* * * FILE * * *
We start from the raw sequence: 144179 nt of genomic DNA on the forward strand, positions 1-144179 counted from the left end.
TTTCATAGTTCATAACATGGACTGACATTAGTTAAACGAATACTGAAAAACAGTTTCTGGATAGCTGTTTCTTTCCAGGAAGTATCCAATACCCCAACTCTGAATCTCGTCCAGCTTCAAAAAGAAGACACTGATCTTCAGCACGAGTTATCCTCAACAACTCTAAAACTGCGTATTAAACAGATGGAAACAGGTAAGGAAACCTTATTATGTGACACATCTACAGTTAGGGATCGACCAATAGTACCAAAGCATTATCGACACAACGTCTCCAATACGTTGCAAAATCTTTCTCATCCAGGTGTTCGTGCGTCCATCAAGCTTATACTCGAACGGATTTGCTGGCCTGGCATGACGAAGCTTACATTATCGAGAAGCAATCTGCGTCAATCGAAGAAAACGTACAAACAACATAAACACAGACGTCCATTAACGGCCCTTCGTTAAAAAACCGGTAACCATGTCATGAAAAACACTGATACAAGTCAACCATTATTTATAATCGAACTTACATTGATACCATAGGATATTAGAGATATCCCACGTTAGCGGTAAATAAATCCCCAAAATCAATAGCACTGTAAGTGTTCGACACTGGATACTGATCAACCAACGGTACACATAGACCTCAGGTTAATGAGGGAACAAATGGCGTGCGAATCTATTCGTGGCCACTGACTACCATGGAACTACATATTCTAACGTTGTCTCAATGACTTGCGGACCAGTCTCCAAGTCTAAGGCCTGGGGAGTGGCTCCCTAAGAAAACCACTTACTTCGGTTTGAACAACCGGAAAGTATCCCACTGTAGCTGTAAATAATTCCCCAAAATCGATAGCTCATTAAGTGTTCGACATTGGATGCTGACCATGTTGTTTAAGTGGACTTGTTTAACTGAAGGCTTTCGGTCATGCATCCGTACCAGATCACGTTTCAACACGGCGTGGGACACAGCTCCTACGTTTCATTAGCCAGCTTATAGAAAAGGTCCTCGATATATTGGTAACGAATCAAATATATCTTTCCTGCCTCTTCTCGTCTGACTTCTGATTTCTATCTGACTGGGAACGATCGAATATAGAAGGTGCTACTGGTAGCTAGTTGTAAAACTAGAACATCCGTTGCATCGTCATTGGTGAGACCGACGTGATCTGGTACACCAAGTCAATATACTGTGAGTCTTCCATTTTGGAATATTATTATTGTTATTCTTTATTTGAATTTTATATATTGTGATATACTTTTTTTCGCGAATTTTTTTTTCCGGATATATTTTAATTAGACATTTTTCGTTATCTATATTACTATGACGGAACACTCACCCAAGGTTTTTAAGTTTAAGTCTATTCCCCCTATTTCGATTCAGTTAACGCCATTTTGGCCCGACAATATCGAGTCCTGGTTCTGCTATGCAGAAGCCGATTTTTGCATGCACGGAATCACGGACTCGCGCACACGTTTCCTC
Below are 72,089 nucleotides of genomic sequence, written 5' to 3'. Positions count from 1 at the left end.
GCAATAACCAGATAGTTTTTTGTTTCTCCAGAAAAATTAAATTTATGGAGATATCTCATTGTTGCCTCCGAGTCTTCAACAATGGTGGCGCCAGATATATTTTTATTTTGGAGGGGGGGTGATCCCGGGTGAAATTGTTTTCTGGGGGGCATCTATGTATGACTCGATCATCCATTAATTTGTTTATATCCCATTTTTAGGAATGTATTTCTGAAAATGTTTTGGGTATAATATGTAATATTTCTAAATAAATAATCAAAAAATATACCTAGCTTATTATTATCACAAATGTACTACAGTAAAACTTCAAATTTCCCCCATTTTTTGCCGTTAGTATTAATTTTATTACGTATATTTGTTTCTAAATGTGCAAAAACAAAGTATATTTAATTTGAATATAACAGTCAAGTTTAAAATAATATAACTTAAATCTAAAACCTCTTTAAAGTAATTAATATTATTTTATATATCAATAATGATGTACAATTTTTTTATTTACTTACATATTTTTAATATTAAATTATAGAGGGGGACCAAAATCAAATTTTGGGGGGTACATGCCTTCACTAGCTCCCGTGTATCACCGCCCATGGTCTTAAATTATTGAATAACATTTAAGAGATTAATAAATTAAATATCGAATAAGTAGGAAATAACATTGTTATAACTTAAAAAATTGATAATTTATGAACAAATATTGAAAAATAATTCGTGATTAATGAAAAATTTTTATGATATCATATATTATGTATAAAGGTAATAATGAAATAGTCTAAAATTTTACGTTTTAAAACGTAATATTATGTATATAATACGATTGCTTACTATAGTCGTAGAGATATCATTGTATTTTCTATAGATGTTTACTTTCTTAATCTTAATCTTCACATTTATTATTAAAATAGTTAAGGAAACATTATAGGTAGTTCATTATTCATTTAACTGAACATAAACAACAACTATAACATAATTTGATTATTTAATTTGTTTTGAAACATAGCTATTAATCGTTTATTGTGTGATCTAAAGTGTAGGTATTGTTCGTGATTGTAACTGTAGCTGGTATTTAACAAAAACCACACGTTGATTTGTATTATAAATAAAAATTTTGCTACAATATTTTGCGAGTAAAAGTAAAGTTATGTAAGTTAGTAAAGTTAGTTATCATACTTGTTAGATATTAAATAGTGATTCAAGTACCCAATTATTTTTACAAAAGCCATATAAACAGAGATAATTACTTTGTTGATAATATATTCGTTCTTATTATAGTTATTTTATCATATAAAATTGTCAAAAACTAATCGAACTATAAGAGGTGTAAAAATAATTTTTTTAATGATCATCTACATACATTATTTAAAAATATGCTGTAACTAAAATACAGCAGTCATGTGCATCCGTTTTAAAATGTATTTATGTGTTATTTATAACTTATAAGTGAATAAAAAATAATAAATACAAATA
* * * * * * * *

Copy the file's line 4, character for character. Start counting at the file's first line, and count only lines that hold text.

GCAATAACCAGATAGTTTTTTGTTTCTCCAGAAAAATTAAATTTATGGAGATATCTCATTGTTGCCTCCGAGTCTTCAACAATGGTGGCGCCAGATATATTTTTATTTTGGAGGGGGGGTGATCCCGGGTGAAATTGTTTTCTGGGGGGCATCTATGTATGACTCGATCATCCATTAATTTGTTTATATCCCATTTTTAGGAATGTATTTCTGAAAATGTTTTGGGTATAATATGTAATATTTCTAAATAAATAATCAAAAAATATACCTAGCTTATTATTATCACAAATGTACTACAGTAAAACTTCAAATTTCCCCCATTTTTTGCCGTTAGTATTAATTTTATTACGTATATTTGTTTCTAAATGTGCAAAAACAAAGTATATTTAATTTGAATATAACAGTCAAGTTTAAAATAATATAACTTAAATCTAAAACCTCTTTAAAGTAATTAATATTATTTTATATATCAATAATGATGTACAATTTTTTTATTTACTTACATATTTTTAATATTAAATTATAGAGGGGGACCAAAATCAAATTTTGGGGGGTACATGCCTTCACTAGCTCCCGTGTATCACCGCCCATGGTCTTAAATTATTGAATAACATTTAAGAGATTAATAAATTAAATATCGAATAAGTAGGAAATAACATTGTTATAACTTAAAAAATTGATAATTTATGAACAAATATTGAAAAATAATTCGTGATTAATGAAAAATTTTTATGATATCATATATTATGTATAAAGGTAATAATGAAATAGTCTAAAATTTTACGTTTTAAAACGTAATATTATGTATATAATACGATTGCTTACTATAGTCGTAGAGATATCATTGTATTTTCTATAGATGTTTACTTTCTTAATCTTAATCTTCACATTTATTATTAAAATAGTTAAGGAAACATTATAGGTAGTTCATTATTCATTTAACTGAACATAAACAACAACTATAACATAATTTGATTATTTAATTTGTTTTGAAACATAGCTATTAATCGTTTATTGTGTGATCTAAAGTGTAGGTATTGTTCGTGATTGTAACTGTAGCTGGTATTTAACAAAAACCACACGTTGATTTGTATTATAAATAAAAATTTTGCTACAATATTTTGCGAGTAAAAGTAAAGTTATGTAAGTTAGTAAAGTTAGTTATCATACTTGTTAGATATTAAATAGTGATTCAAGTACCCAATTATTTTTACAAAAGCCATATAAACAGAGATAATTACTTTGTTGATAATATATTCGTTCTTATTATAGTTATTTTATCATATAAAATTGTCAAAAACTAATCGAACTATAAGAGGTGTAAAAATAATTTTTTTAATGATCATCTACATACATTATTTAAAAATATGCTGTAACTAAAATACAGCAGTCATGTGCATCCGTTTTAAAATGTATTTATGTGTTATTTATAACTTATAAGTGAATAAAAAATAATAAATACAAATA